- The Washington Times - Sunday, January 4, 2009

MINNEAPOLIS | Their bushy mustaches look about the same, and their approaches to building and organizing their teams are similar. Heck, most of the fans want them fired, too.

But Andy Reid and Brad Childress have different personalities and divergent styles, and this branch of the NFL’s coaching tree has several variations and twists.

“He’s maybe a little bit more, if you can imagine this, flatline than I am,” Childress said. “Hard for you to see that, right?”

The football staff at Northern Arizona University in 1986 spawned four future NFL coaches. The bond formed between Reid and Childress that season in Flagstaff and the high-scoring Big Sky Conference was strong enough that, 13 years later, Reid chose Childress as his offensive coordinator when he was hired to lead the Philadelphia Eagles.

Childress’ chance to be in charge at Minnesota came seven seasons later. He has guided the NFC North champion to a wild card game at the Metrodome on Sunday against Reid and his old team.

“Well, I wish I wasn’t seeing Brad in the first round,” Reid said, “but I am proud of him.”

Childress was the offensive coordinator at Northern Arizona; Reid was the line coach. Future NFL coaches Bill Callahan and Marty Mornhinweg, now Philadelphia’s offensive coordinator, were also assistants with the Lumberjacks that year. Reid cracked the NFL in 1992 with Mike Holmgren and the Green Bay Packers; he brought Childress with him to Philadelphia after his old buddy spent eight seasons running the offense at Wisconsin.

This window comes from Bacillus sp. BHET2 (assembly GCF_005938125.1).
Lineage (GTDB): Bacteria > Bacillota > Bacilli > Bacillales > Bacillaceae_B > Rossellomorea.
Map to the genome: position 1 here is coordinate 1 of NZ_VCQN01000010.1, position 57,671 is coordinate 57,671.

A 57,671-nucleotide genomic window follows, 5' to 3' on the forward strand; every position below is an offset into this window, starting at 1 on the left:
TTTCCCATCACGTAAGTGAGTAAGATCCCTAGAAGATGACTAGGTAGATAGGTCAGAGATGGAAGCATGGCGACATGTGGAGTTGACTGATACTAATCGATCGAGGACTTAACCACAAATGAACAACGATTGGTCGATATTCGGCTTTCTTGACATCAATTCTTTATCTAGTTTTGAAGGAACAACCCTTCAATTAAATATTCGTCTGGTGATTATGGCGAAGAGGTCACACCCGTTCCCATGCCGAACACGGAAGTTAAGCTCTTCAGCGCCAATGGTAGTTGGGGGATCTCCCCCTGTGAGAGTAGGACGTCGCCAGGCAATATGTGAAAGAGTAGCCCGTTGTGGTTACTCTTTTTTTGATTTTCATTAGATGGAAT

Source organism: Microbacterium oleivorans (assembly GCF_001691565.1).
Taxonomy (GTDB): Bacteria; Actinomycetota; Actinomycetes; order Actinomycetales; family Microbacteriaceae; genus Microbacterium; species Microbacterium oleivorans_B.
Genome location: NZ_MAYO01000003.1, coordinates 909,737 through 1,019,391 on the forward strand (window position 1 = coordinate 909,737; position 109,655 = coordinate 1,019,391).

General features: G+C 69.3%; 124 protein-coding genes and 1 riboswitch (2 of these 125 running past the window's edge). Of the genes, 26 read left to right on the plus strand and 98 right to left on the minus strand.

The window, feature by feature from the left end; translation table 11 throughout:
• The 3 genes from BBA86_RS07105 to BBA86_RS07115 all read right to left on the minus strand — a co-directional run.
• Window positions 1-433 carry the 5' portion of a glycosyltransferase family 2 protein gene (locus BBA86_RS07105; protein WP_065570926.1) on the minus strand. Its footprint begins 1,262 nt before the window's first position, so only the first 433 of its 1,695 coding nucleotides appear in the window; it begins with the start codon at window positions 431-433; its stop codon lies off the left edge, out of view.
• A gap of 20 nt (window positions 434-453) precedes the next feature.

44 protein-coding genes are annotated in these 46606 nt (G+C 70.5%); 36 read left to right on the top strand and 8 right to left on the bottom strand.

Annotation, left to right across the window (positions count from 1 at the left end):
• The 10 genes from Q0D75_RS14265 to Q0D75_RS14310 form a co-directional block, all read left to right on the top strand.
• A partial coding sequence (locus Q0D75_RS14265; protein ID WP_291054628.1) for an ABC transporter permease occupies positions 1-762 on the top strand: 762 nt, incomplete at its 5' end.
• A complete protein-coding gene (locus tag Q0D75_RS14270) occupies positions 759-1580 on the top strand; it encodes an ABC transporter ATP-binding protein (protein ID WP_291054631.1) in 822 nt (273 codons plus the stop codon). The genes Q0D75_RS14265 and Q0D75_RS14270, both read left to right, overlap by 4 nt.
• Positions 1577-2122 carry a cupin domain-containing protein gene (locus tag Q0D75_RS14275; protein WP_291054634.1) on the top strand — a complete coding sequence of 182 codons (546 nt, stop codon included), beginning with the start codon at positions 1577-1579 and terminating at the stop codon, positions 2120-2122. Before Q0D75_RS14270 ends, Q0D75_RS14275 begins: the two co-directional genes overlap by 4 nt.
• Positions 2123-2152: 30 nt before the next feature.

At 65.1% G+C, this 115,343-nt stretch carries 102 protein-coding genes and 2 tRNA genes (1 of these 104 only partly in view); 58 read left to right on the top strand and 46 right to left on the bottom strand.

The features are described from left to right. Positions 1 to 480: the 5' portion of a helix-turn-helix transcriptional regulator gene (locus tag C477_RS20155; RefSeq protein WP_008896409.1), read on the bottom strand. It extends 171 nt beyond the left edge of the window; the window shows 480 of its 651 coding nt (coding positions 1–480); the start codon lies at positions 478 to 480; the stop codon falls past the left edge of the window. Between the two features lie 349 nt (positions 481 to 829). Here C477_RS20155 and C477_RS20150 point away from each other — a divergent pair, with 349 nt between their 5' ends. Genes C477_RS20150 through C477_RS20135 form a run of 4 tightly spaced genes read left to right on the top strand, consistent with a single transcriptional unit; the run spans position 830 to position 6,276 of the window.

They’ve shared plenty of anecdotes and advice about coaching, and their families remain friendly. Despite their attempts to downplay the personal significance of this game, it’s surely a source of pride for them - especially considering the hurdles their teams have cleared to get here, as well as the public skepticism they’ve endured about their performance.

Vikings defensive coordinator Leslie Frazier, who spent four years on Reid’s staff, recalled Eagles defensive coordinator Jim Johnson telling him he had “the greatest job in the NFL” because of the latitude and trust he had from the boss to lead the defense. Frazier said he feels the same way working under Childress.

Childress adopted much of Reid’s practice schedules, philosophies and routines, both during the season and not, and hired his head athletic trainer (Eric Sugarman) and strength and conditioning coach (Tom Kanavy) away from Philadelphia. The expertise of both coaches is offense; Reid was one of Brett Favre’s many quarterback coaches in Green Bay, and down the road in Madison, Childress was drawing up plays for Heisman Trophy-winning running back Ron Dayne.

The comparisons quickly turn to contrasts, though.

“Once you start talking about personal aspect, they are nothing like,” said Vikings offensive lineman Artis Hicks, who played four years for the Eagles. “They are night and day.”


“He hardly talks. You’ve got to punch him, threaten him or do something to get him to say a couple of words,” Hicks said. “When he does talk, of course you take heed.”


“He’s a psychology major, so he’s always challenging you,” Hicks said. “You can kind of get caught up in that fog and that haze, and it’s good to engage in a conversation where you have to be snapped out of it and be a thinking man for a change.”

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